A Greek shoemaker known as the Copt persuades the remaining people that what the future will want to know about them is not that they fought another battle and died. He calls together those people not planning the defense and they surround this wise man and ask a series of questions which when they go home they will write (thousands of scripts) or tell the story wherever they go. Here is what he says in the story:

“…when you ask your questions, forget about the troops outside and the fear inside.  Our task is not to leave a record of what happened on this date for those who will inherit the Earth; history will take care of that.  Therefore, we will speak about our daily lives, about the difficulties we have had to face.  That is all the future will be interested in, because I do not believe very much will change in the next thousand years.”

The book is a series of questions, answers and explanations, which are lovely discussions of how they were a city of Peace and Collaboration.  Even though there is only one narrator who describes life in the beginning and at the end of the Q&A, you are totally aware that this 21 year old man in going to die.  Because you are aware of this extreme tension, the story highlights the role of those who need to be at battle and conquer everything for power and control.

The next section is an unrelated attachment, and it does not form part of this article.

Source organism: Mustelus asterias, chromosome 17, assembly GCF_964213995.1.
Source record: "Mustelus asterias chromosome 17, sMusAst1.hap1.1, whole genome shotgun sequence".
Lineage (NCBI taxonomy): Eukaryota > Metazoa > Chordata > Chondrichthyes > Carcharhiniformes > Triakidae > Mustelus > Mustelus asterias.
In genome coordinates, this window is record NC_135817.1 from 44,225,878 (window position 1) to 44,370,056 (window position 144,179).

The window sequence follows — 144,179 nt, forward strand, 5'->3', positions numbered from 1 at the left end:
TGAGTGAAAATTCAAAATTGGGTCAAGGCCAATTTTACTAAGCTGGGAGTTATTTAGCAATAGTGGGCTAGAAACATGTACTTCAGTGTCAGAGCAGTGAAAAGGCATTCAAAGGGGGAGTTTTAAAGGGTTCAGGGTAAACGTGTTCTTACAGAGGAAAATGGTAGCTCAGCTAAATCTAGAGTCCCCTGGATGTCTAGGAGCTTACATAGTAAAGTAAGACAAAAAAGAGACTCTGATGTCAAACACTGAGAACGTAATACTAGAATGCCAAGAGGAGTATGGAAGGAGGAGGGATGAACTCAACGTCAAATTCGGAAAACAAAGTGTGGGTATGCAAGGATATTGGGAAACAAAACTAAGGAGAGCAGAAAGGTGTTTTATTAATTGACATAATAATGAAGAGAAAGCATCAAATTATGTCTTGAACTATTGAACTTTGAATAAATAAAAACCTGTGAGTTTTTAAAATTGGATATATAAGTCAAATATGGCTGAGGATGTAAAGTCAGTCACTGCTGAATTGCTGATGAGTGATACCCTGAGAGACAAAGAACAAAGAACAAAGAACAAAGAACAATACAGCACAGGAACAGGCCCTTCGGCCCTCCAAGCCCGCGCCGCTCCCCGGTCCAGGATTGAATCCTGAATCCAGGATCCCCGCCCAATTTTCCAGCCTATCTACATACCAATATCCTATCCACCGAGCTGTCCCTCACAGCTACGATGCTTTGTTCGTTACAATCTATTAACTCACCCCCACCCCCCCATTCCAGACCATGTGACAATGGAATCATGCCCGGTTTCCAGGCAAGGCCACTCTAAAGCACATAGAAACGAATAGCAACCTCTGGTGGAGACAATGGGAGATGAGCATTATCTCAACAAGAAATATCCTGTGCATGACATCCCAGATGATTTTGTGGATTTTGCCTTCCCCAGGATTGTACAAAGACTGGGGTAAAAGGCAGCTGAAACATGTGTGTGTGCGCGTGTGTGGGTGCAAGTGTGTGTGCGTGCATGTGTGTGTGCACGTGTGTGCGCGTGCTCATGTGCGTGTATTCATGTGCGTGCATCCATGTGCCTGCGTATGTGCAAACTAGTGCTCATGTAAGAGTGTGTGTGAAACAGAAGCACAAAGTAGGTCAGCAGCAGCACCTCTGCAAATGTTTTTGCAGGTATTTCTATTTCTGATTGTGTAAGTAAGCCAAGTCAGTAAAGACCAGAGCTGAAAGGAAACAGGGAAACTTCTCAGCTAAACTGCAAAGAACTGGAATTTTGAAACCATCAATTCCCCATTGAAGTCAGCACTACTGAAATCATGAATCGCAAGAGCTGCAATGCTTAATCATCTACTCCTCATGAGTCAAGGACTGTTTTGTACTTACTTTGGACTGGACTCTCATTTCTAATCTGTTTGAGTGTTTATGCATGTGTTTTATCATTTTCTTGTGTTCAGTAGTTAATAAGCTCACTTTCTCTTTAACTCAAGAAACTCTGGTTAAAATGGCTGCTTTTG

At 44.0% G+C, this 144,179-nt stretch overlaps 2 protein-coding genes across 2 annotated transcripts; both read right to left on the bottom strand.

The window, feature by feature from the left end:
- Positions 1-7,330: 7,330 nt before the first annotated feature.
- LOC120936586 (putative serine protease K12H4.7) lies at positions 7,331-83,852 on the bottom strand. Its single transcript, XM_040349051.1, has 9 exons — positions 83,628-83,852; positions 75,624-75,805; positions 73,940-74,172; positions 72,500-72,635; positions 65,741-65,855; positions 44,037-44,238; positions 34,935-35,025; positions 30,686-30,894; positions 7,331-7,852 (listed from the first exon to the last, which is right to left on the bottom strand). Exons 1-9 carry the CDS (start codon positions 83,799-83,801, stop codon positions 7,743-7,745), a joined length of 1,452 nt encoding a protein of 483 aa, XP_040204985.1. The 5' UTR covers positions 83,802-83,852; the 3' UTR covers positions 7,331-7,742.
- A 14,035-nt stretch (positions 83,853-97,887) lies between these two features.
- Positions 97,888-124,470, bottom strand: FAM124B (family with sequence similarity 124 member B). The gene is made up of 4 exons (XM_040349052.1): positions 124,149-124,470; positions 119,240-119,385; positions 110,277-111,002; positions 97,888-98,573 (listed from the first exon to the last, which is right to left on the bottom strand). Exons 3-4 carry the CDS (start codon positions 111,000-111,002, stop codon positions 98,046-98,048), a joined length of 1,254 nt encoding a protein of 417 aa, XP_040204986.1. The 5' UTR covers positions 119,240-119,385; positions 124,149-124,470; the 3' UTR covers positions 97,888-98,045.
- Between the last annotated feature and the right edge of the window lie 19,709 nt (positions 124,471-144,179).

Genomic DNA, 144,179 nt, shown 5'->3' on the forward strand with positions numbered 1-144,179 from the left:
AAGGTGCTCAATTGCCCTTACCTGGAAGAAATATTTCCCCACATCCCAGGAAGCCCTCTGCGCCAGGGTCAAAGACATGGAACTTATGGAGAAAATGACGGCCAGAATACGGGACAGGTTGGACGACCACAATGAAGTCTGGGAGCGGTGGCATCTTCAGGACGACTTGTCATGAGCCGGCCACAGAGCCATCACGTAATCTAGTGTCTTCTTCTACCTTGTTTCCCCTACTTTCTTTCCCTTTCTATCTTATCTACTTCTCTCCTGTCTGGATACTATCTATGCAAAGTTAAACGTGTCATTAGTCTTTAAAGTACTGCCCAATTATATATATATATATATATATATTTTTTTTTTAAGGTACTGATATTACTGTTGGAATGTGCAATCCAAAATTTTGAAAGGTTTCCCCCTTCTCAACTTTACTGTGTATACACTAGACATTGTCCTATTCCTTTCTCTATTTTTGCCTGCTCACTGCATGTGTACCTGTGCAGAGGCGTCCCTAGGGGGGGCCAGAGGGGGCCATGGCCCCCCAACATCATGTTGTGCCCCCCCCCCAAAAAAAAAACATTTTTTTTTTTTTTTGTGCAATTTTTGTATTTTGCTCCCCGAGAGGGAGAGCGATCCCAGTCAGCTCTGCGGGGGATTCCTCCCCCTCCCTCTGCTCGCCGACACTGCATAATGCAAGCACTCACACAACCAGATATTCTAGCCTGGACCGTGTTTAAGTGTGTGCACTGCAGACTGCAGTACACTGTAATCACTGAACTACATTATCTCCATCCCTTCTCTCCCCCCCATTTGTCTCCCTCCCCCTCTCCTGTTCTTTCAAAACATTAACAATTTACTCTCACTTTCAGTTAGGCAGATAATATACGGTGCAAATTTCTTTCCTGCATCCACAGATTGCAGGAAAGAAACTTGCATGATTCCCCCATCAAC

This discovery has been as exciting as the uncovering of the Dead Sea Scrolls, Gnostic Gospels, and the Essene Writings in the years of Jesus’ journey.  It also makes one look back on the few Church Father’s who canonized the writing that we now mark at the HOLY BOOKS of the faith.   It emphasizes that whoever succeeds in the battle gets to write the history and often gets to be honored or worshipped in a powerful way.

I am always surprised when I met someone who has their Bible version memorized and is sure they know exactly the right verse at the right moment, and yet they do not know that Women wrote thousands of the manuscripts over time but they were rejected by a “powerful” small group of men.  Women’s words were not even considered.